Ownership Of Texas Groundwater
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Ownership Of Texas Groundwater: What the Courts, the Legislature, and the Constitution Say

groundwaterWho has ownership rights over the groundwater that lies beneath privately held land? In Texas, the law is clear: Applying the rule of capture, landowners in Texas have vested property rights in the groundwater extracted from their land. The “rule of capture” says that a landowner who first extracts or “captures” a natural resource from beneath his property has ownership over it. This rule applies to groundwater, oil, and gas, even if that resource moves from one property to another due to the extraction process.

The law recognizes some exceptions to the “rule of capture”. It cannot be done:

  • for malicious intent against neighboring landowners;
  • where the resource is not used for good purpose
  • or to such extent that it negligently causes subsidence on the land of others

Historical background

Texas court cases addressing groundwater ownership date back to at least 1904. W. A. East sued the Houston & Texas Central Railway Co., alleging the Railway’s aggressive pumping of water from a well on their property had dried up a natural spring on East’s adjacent property. The Texas Supreme Court sided with the Railway saying that a landowner has the right to divert, consume, or cut off groundwater, without regard to neighboring properties. Their view was that groundwater was part of the soil and was thus a part of the landowner’s property like the soil.

The courts have used the “rule of capture” many times in oil and gas drilling cases. They have consistently ruled that a landowner has vested rights over oil or gas extracted from his property, without liability to adjacent property owners.

Legislative support for Texas groundwater law

The Texas Legislature addressed ownership of groundwater in three distinct ways:

  • Chapter 36 of the Texas Water Code clearly states that landowners have ownership rights over the water they pump from their property.
  • A 2003 amendment to eminent domain laws requires authorities to submit evidence on the value of groundwater rights for any property being considered for eminent domain.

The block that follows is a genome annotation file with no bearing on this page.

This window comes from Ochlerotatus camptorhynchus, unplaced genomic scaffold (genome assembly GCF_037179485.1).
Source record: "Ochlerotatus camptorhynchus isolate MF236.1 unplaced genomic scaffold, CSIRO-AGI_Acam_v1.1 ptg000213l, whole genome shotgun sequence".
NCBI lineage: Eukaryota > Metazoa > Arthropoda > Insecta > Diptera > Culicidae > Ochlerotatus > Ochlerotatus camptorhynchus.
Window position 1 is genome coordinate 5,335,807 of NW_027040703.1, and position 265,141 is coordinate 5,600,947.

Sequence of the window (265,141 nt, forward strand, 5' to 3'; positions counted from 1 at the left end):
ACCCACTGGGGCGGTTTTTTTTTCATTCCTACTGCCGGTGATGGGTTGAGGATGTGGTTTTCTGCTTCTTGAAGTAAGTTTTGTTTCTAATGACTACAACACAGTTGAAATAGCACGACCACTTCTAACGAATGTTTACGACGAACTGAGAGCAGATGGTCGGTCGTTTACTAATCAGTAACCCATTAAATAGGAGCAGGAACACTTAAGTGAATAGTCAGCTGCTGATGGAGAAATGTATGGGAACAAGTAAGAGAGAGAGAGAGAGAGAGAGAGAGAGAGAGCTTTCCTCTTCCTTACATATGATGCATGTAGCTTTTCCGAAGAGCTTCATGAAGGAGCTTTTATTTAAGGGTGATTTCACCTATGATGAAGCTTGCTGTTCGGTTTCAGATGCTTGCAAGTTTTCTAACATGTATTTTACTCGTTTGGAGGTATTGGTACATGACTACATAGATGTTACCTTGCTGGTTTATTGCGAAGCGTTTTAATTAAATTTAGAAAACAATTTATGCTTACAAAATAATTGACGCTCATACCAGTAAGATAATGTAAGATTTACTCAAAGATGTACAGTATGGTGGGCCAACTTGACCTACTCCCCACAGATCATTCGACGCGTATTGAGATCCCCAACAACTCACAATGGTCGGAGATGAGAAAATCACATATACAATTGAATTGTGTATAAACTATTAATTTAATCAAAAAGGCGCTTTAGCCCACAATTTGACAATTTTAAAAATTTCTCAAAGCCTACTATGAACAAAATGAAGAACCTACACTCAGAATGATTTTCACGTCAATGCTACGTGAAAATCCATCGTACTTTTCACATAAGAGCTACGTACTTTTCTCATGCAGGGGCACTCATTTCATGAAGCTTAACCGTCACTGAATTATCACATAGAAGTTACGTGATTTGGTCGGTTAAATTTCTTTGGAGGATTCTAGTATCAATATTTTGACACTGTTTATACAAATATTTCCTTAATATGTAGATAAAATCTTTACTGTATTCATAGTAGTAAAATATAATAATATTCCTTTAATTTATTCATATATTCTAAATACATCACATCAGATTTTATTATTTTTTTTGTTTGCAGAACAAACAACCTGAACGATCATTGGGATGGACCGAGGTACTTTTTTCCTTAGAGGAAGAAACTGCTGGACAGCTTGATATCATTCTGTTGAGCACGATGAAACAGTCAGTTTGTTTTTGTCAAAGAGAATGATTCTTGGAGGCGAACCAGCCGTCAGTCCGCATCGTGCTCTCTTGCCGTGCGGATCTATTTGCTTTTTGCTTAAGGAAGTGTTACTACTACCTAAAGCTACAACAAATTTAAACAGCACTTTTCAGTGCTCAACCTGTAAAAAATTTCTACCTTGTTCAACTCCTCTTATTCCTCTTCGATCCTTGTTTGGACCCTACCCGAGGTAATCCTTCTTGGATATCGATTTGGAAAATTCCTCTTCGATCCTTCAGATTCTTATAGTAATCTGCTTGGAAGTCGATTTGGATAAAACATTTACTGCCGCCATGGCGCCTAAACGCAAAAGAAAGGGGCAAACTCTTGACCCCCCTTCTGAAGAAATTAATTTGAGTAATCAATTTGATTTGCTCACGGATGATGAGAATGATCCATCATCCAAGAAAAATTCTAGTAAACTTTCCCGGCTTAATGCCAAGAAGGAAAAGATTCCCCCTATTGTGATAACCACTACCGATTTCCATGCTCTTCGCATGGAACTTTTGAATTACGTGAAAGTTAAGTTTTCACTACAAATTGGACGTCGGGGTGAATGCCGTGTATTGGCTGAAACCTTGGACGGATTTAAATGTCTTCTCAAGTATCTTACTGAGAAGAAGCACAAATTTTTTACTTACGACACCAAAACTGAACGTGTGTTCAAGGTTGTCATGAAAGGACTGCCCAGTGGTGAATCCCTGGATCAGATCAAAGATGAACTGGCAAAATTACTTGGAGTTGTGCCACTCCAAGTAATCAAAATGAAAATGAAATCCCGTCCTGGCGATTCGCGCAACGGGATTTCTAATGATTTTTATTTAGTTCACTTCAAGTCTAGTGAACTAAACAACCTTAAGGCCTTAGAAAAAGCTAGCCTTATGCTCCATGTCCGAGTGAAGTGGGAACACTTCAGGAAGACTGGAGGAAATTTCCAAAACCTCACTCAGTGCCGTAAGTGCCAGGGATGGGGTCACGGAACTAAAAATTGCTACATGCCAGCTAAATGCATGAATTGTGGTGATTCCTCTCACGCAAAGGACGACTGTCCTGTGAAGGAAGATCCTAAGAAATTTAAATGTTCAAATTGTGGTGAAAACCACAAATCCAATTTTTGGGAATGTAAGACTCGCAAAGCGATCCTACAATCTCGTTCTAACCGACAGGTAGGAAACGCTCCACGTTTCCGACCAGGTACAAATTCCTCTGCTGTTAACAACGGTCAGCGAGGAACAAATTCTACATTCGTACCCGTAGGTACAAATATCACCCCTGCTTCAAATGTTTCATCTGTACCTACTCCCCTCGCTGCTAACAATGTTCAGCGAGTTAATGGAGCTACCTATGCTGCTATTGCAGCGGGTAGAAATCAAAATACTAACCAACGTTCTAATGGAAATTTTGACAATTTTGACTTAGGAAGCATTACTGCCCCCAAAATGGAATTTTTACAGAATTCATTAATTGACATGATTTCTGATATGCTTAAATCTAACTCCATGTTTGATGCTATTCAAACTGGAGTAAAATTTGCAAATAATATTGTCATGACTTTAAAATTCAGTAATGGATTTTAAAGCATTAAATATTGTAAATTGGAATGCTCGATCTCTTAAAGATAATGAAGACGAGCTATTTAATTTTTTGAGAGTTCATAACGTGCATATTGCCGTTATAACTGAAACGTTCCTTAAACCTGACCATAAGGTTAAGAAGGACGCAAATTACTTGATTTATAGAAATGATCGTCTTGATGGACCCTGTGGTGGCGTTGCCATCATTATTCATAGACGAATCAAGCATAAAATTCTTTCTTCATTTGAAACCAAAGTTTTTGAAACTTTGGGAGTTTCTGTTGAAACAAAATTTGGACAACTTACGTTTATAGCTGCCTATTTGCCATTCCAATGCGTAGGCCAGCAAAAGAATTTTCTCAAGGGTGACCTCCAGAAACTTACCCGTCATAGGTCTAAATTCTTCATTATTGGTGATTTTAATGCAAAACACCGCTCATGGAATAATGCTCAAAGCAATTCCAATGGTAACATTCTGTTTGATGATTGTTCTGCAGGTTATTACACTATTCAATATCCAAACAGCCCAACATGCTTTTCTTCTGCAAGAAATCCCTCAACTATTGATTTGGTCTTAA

• The Private Real Property Rights Preservation Act in 2007 specifically recognized groundwater as part of private real property.

Constitutional protections for landowner rights

Article XVI, Section 59 of the Texas Constitution gives the State the right to protect natural resources within the state. It gives the State the ability to regulate how landowners extract and use resources captured on their property. It does not remove other constitutional protections for the property owners.

One case, back in the 1940s, helped to define these protections. In that case, a group of mineral rights owners challenged the Texas Railroad Commission’s authority to regulate oil production levels from wells under their jurisdiction. The Commission had put rules into place to stop owners of certain wells from pumping oil at maximum capacity. The goal was to keep oil flowing to wells in surrounding areas that might be affected by maximum pumping on the wells that fell within the rules. The mineral rights owners sued saying the rules applied only to certain owners and not others.

The courts agreed with the mineral rights owners for specific reasons:

  • The Commission could not discriminate against one set of owners over another.
  • Each property owner has the right to a fair chance at capturing the resources available under their land.
  • The Texas Constitution provided three specific protections for owners: taking property without adequate compensation, equal rights for all man, and no citizen should be deprived of property without due course of law.
  • The U.S. Constitution’s Amendment 14 protects seizure of property without due course of law.

This case brought forward the legal argument that an agency of the state cannot make rules or issue orders that are “unreasonable, unjust, or discriminatory”. The Commission could not make different rules for different oil fields or different rules for different owners on the same oil field without solid justification.

This argument was central to the Edwards Aquifer Authority v. Day decision. The Aquifer Authority had put a rule in place that if a landowner had not drawn water from the Aquifer before May 31, 1993, the Authority would deny him a permit to do so today. The court decided that this rule deprived the landowner of the right to use the groundwater without just compensation and it discriminated between existing and new users.

Ongoing challenges

In 2003, the Texas Legislature empowered the Texas Water Development Board to create Groundwater Management Agencies (GMAs) throughout the state, each having the authority to set desired future conditions for a natural aquifer region.

The problem is that a GMA does not create or regulate the management plans for the many districts within its boundaries. Those districts, usually falling within political boundaries, each create their own plans and regulations. This sets up the situation where a property owner on one side of a political line is subject to different regulations than a neighboring property in an adjacent district, even though both are using the same aquifer.

This patchwork approach to regulation is already leading to more battles in court.

Help is available

The lawyers at Sprouse Shrader Smith are well-versed in groundwater law and rights. We work to protect our clients’ rights to groundwater ownership and help them deal with regulatory agencies for permitting and watering. We can represent you in court, in front of regulatory agencies, and even in front of the legislature if need be. We offer assistance in purchase/sale of water rights, ownership disputes, groundwater permitting and challenging desired future conditions. Contact us today to discuss your groundwater rights.